Prepping for Pets: An Intro

Most of us have at least a rudimentary BOB (Bug Out Bag) or, as I like to call it, a GOODY (Get Out Of Dodge, Yo!) bag for ourselves and other household members. What about our pets?

Regardless of the scenario, you’ll need to make accommodations for your animals, and I’m hammering out a series of posts that will take into consideration the non-human members of your little tribe, focusing primarily on domestic pets rather than livestock.

In the wake of Hurricane Katrina, The Humane Society of the United States cited a Zogby International poll that found that 49 percent of adults say they would refuse to evacuate if they couldn’t take their pets with them. Those who did leave their pets behind doomed their animals to exposure and starvation, and in the  emergencies of long durations–such as Katrina–even beloved, gentle dogs can pack up and become dangerous marauders.

Should you have to evacuate your home, how will you handle your pets? Think long and hard about this question, because your decision will have an emotional impact on you and your family, as well as an impact on the well-being of your animals and the community at large.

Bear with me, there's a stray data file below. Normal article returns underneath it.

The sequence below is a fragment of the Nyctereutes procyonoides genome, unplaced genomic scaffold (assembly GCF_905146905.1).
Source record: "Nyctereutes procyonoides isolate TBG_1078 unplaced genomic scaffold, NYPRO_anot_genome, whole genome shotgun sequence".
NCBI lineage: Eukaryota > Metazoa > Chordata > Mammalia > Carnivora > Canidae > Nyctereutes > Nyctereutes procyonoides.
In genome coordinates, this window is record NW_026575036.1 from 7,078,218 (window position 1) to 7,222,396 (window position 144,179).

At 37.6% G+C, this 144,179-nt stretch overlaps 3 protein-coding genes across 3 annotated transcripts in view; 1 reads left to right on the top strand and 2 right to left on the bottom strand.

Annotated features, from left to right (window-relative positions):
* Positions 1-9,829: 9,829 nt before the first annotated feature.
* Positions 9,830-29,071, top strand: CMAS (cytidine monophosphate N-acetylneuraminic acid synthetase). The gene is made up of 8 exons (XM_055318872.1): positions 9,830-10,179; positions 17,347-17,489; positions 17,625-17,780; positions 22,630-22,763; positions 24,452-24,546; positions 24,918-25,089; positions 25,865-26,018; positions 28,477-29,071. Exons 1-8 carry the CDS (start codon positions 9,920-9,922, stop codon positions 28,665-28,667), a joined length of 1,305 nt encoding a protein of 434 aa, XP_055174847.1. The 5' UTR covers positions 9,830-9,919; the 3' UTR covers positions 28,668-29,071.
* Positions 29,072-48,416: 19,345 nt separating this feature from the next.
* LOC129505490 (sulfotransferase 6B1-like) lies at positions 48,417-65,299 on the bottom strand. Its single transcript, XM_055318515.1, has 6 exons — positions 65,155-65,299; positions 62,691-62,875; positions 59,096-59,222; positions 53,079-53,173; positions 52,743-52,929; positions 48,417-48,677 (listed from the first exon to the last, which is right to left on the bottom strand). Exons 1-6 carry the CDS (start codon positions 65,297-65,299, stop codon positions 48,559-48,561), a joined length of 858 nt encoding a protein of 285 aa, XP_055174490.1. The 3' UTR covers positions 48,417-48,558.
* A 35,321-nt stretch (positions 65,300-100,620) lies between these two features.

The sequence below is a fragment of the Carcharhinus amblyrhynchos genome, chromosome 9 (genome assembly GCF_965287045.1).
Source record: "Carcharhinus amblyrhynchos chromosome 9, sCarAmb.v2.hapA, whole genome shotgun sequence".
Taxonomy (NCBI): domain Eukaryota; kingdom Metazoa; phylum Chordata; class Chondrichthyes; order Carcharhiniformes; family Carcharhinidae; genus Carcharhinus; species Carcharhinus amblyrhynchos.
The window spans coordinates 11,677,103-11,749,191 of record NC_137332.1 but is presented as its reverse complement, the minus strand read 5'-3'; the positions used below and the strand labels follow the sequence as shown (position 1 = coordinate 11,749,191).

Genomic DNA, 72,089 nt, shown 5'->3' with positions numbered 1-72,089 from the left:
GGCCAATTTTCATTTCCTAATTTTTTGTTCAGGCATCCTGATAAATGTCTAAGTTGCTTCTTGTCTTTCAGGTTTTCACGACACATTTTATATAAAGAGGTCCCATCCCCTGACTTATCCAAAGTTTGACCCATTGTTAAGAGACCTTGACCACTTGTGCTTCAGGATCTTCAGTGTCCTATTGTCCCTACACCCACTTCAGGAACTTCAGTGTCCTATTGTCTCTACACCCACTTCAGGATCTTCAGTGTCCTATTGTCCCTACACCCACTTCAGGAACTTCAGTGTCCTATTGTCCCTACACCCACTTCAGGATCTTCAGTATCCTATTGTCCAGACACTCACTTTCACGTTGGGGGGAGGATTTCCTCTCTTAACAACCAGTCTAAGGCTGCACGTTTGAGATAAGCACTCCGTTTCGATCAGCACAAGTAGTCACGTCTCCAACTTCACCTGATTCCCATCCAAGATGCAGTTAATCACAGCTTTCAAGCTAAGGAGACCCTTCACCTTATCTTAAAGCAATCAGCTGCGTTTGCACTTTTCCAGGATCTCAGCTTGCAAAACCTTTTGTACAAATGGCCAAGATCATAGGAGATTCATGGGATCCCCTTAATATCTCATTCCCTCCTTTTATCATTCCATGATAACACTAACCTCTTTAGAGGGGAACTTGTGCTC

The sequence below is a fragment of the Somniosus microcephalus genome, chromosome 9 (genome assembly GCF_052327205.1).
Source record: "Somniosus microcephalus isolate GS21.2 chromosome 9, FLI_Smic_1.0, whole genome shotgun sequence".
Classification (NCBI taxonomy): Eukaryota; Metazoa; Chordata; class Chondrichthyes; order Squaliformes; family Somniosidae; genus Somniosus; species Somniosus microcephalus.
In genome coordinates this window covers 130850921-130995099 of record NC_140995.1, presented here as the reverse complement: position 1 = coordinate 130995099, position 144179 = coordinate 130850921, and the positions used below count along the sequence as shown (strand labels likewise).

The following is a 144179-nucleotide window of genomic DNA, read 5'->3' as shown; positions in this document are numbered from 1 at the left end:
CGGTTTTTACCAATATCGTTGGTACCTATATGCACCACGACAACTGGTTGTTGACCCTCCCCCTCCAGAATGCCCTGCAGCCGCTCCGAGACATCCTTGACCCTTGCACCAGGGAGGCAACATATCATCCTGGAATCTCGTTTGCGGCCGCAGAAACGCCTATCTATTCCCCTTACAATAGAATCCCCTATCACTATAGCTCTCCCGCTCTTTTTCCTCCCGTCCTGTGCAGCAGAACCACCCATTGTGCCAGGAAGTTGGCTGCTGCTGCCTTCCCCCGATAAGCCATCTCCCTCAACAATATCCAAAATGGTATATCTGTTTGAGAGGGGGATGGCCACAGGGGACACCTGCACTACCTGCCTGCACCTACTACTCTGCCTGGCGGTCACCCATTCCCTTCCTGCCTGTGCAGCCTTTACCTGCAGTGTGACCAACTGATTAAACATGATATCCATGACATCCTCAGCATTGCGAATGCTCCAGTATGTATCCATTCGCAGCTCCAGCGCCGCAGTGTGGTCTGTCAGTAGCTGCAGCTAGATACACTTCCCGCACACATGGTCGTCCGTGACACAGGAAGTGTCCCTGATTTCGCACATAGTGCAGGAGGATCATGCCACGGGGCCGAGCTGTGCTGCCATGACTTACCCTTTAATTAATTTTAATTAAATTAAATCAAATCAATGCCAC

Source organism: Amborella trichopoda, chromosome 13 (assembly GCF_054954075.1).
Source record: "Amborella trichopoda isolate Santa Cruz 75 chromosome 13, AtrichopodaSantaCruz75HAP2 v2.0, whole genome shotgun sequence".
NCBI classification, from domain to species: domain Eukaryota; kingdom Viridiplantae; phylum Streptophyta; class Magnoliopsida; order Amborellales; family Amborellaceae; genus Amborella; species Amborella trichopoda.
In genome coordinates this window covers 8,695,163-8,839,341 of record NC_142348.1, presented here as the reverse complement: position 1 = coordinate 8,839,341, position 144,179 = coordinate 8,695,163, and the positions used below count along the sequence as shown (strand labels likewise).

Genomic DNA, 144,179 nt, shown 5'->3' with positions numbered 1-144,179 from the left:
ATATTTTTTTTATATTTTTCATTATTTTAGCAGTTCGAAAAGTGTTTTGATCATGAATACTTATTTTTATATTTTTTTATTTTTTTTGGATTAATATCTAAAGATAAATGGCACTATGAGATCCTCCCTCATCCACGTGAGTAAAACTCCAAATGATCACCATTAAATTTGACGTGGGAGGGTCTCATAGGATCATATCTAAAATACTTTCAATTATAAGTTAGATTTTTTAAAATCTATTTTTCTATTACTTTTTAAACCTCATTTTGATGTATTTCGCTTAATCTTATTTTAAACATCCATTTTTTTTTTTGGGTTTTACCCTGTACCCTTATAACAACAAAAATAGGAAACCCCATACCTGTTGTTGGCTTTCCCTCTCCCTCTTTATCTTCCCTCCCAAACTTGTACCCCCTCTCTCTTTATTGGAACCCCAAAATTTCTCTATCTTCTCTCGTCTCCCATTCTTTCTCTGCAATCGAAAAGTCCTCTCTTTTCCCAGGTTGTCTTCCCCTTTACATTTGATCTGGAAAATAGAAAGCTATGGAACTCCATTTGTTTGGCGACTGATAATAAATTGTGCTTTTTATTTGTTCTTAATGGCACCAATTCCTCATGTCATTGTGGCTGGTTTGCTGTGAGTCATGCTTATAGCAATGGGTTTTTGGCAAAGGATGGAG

What about longterm “bugging-in” scenarios? You’re probably already working out a longterm food storage program for yourself, but how will you feed your animals?

Whether your pet is a pocket Chihuahua a-la Paris Hilton (erk) or a working breed, you’ll benefit from the topics currently in the pipeline:

1. Dog Packs: Great for hiking trips as well as buggin’ out, a well-fitting pack will let your dog carry a portion of her share of gear. We’ll discuss proper fit, materials and appropriate suggestions for what your dog can carry, as well as conditioning your pet for short and long packing trips.

2. Small Animal Carriers: Need to haul your kitty cross town? Maybe you’ve got a bird, ferret or pocket pet. We’ll discuss carrier options, as well as accomodations that will make your pet more welcome if you end up couch-surfing, camping or–heaven forbid–in a shelter situation.

3. Long-Term Pet Prepping: We’ll discuss alternatives to the relatively short shelf-life of dry kibble, and the importance of vaccinations and current vet records.

4. Common Emergency Preps: We all have a plan to evacuate pets during an earthquake, fire or other more common emergency, right?

Bookmark this blog, and check in soon for more on these topics. In the meantime, be sure to check out my Amazon store, where you can find emergency food rations for dogs and cats, as well as other useful pet supplies.

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